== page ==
Comparing crime hotspots at different areal resolutions in Strathclyde

McKay, Rebecca Miriam (2018) Comparing crime hotspots at different areal resolutions in Strathclyde. MSc(R) thesis, University of Glasgow.

Full text available as:
[img]
Preview
PDF
Download (3MB) | Preview
Printed Thesis Information: https://eleanor.lib.gla.ac.uk/record=b3348708

Abstract

Crime hotspots are used by police and government agencies to target interventions and resources in key high crime areas. It is therefore of interest to look at how hotspots are identified. Hotspots can be identified by clustering and then finding the clusters with a high crime level. The modifiable areal unit problem (MAUP) can have an impact on the clusters identified. MAUP means that if the data are aggregated to different areal units, the results can differ. This impact was investigated using crime data provided by Strathclyde police (now Police Scotland) which covered all crimes (bar crimes of a sexual nature) over the financial year 2011 by clustering this data at two different levels of aggregation (output areas and data zones where output areas are nested within data zones). Clustering was carried out using 4 different cluster methods (k-means, finite mixture modelling, Local Moran’s I and Getis Ord Gi*). Maps were produced to visualise this and the adjusted Rand index (a measure of similarity between clusterings) was calculated for each cluster method at the output area and data zone level. The results showed that there was not much similarity in the clusterings produced at the two different areal levels. At the output area level, the methods, k-means, finite mixture modelling and Getis Ord Gi*, clustered over 90% of the output areas in the lowest crime cluster and therefore the lowest crime areas. However, Local Moran’s I had less than 7% in the low crime cluster and this shows there can be a great dissimilarity between cluster methods. When comparing these results at the data zone areal level, there was a distinction between using methods which assumed spatial contiguity and those which made no assumptions. Both k-means and finite mixture modelling produced clusters which had most data zones lying in the low crime cluster while Local Moran’s I and Getis Ord Gi* had most data zones in the medium crime cluster (or non-significant cluster). This shows that at the output area level, most output areas are in the low crime cluster but at the data zone areal level, most data zones are in the medium crime cluster highlighting the difference in clusters identified at each areal unit. This highlighted the MAUP and the importance of choosing the correct areal level for the analysis.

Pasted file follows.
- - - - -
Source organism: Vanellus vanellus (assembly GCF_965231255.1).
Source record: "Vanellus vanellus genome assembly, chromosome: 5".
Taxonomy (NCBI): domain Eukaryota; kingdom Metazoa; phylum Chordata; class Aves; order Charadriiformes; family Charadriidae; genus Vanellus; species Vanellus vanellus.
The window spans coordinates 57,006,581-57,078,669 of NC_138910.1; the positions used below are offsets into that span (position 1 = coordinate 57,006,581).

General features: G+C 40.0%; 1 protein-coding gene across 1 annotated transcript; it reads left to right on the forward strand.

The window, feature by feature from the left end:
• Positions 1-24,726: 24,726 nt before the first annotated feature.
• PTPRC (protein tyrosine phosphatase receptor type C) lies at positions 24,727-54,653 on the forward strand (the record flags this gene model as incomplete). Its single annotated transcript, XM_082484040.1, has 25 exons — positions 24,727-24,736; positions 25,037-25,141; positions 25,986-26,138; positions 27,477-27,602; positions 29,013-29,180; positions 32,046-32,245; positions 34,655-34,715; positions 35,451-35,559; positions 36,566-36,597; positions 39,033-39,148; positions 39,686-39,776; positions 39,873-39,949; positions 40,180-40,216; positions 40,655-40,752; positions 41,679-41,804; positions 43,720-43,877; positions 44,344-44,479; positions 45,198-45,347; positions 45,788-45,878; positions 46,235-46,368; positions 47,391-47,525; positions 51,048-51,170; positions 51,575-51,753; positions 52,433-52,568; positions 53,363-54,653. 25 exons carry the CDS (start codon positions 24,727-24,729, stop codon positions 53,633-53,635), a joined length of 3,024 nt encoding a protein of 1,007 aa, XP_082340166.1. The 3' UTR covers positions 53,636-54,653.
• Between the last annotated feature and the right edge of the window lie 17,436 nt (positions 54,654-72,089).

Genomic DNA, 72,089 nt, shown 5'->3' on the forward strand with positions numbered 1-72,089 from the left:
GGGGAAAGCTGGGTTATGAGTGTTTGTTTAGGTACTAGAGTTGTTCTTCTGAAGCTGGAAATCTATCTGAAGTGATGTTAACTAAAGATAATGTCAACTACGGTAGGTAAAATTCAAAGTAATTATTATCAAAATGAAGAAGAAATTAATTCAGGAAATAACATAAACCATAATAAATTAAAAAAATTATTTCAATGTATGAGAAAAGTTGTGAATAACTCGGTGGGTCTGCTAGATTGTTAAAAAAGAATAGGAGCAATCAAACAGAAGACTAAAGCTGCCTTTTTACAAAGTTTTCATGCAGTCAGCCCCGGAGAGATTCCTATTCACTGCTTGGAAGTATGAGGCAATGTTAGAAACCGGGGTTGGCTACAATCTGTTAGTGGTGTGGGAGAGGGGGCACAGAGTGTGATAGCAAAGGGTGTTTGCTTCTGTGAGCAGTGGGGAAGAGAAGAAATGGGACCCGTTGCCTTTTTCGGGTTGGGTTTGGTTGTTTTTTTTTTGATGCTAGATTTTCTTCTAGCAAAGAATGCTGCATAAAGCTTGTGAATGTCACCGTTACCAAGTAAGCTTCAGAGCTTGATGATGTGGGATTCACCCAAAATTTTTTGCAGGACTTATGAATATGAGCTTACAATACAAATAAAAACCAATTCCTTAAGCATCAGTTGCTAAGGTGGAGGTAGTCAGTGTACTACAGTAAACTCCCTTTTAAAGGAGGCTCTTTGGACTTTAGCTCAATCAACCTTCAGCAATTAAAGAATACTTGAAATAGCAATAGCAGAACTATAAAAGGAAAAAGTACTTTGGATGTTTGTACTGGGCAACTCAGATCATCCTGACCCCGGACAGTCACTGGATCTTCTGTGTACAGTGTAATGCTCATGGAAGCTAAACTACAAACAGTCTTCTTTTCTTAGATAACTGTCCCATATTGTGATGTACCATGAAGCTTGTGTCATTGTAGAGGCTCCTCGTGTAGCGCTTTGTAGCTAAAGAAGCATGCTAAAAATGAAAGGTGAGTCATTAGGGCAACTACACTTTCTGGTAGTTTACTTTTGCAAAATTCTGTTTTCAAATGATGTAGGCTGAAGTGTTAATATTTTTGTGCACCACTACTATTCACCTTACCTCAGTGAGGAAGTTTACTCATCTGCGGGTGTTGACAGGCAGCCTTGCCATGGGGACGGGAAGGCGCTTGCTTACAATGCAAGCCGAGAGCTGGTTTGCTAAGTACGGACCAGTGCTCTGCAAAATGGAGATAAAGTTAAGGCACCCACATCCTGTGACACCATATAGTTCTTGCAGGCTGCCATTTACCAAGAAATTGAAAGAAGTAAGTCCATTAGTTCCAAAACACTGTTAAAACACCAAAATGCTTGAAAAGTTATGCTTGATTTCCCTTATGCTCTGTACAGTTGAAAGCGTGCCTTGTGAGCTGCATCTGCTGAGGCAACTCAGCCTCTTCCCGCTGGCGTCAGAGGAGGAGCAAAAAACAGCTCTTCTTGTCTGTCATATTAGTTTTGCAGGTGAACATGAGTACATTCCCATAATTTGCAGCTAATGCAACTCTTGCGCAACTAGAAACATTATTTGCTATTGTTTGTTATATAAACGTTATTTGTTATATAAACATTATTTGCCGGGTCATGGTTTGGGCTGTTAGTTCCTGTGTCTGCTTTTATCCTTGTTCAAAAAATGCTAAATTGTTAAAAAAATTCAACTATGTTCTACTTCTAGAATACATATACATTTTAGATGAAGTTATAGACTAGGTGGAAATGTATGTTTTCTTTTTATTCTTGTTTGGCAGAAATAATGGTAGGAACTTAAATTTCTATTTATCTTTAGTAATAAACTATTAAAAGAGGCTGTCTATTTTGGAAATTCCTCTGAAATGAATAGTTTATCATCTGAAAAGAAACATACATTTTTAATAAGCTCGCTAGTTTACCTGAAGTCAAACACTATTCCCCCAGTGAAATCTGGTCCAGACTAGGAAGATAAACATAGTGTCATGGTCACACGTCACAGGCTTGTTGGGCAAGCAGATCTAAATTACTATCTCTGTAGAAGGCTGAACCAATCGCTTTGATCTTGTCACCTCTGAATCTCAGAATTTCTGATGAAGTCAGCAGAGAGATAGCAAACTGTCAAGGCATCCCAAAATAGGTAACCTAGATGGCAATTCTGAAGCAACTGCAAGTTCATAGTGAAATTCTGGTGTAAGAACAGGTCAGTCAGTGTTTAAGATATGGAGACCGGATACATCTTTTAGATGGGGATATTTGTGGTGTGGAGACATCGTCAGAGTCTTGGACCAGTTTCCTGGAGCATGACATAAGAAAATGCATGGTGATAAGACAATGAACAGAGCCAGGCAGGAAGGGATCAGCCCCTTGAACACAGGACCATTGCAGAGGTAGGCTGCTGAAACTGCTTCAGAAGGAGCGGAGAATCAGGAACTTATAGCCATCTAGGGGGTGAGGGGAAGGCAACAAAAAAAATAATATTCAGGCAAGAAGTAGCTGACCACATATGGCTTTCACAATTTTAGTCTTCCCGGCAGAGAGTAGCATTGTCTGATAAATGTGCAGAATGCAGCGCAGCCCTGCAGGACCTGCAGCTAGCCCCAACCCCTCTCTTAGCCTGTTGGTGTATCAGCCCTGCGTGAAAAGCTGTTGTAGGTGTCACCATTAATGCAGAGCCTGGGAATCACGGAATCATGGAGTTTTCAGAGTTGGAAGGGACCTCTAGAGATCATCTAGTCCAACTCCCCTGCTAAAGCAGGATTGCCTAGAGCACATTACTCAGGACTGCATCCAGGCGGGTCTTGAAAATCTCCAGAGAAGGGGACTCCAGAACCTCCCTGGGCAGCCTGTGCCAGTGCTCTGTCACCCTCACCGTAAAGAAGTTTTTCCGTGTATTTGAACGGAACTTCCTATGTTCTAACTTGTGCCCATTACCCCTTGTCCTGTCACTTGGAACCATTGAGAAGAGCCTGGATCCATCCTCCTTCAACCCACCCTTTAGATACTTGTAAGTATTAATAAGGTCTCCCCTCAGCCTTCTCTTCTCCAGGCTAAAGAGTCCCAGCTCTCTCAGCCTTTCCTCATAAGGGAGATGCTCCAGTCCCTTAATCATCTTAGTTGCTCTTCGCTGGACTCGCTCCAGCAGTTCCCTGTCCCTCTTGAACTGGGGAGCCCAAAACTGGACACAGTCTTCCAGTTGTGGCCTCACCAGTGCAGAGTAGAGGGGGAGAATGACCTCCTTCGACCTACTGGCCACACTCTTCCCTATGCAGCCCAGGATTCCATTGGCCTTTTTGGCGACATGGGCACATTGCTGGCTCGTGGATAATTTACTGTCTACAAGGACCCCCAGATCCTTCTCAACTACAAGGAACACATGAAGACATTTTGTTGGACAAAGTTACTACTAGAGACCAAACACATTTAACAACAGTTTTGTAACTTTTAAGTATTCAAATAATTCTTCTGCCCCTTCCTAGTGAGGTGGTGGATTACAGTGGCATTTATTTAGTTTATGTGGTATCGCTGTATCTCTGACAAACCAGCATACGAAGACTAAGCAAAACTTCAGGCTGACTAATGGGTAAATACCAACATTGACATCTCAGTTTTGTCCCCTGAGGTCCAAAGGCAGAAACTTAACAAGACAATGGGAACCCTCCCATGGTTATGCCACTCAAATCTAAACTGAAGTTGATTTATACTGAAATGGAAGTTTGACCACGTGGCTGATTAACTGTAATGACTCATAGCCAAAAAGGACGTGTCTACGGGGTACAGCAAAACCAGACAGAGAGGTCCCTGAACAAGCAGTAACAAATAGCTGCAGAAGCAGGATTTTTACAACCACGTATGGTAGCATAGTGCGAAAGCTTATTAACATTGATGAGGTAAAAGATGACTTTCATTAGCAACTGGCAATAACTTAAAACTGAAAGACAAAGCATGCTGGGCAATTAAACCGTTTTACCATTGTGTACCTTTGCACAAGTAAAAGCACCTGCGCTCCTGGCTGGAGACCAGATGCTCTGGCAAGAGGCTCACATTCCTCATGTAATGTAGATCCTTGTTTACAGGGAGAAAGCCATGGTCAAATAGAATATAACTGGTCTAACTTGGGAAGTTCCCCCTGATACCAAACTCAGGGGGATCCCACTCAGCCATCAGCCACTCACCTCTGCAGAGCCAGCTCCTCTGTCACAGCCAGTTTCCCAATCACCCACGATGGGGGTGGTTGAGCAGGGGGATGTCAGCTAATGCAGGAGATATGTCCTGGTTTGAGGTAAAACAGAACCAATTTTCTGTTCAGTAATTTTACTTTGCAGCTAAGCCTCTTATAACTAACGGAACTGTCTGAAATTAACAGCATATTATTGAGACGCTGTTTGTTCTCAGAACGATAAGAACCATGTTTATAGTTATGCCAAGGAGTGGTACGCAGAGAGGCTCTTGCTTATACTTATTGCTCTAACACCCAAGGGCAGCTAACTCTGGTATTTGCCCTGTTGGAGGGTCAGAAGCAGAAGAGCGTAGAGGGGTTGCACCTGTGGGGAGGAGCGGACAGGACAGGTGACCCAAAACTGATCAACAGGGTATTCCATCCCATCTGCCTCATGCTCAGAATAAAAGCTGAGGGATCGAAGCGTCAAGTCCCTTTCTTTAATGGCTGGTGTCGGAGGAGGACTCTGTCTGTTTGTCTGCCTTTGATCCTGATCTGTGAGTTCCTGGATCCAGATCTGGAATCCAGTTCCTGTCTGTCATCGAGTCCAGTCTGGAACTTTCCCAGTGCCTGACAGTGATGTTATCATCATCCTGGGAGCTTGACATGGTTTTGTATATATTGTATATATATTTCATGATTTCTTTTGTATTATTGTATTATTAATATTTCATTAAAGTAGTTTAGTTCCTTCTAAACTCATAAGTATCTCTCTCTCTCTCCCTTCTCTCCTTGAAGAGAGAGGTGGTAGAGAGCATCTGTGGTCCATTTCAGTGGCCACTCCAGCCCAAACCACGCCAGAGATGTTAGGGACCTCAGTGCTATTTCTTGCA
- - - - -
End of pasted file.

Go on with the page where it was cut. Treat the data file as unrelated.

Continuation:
Maps were again used to visualise the clustering output for both output areas and data zones at the output areal level and the adjusted Rand index was calculated and the results showed that there were similarities in the k-means and finite mixture modelling clusterings and also between the clusterings identified by Local Moran’s I and Getis Ord Gi*. Therefore, this shows the importance of choosing areal units and methods wisely, based on the analysis to be undertaken.

Item Type: Thesis (MSc(R))
Qualification Level: Masters
Keywords: Cluster analysis, crime hotspots, modifiable areal unit problem (MAUP), k-means, finite mixture modelling, Getis Ord Gi*, Local Moran's I.
Subjects: H Social Sciences > HA Statistics
Q Science > QA Mathematics
Colleges/Schools: College of Science and Engineering > School of Mathematics and Statistics > Statistics
Supervisor's Name: Dean, Dr. Nema and Burman, Prof. Michele and Kearns, Prof. Ade
Date of Award: 2018
Depositing User: Miss Rebecca M McKay
Unique ID: glathesis:2018-41161
Copyright: Copyright of this thesis is held by the author.
Date Deposited: 28 May 2019 13:09
Last Modified: 09 Jul 2019 08:48
URI: http://theses.gla.ac.uk/id/eprint/41161

Actions (login required)

View Item View Item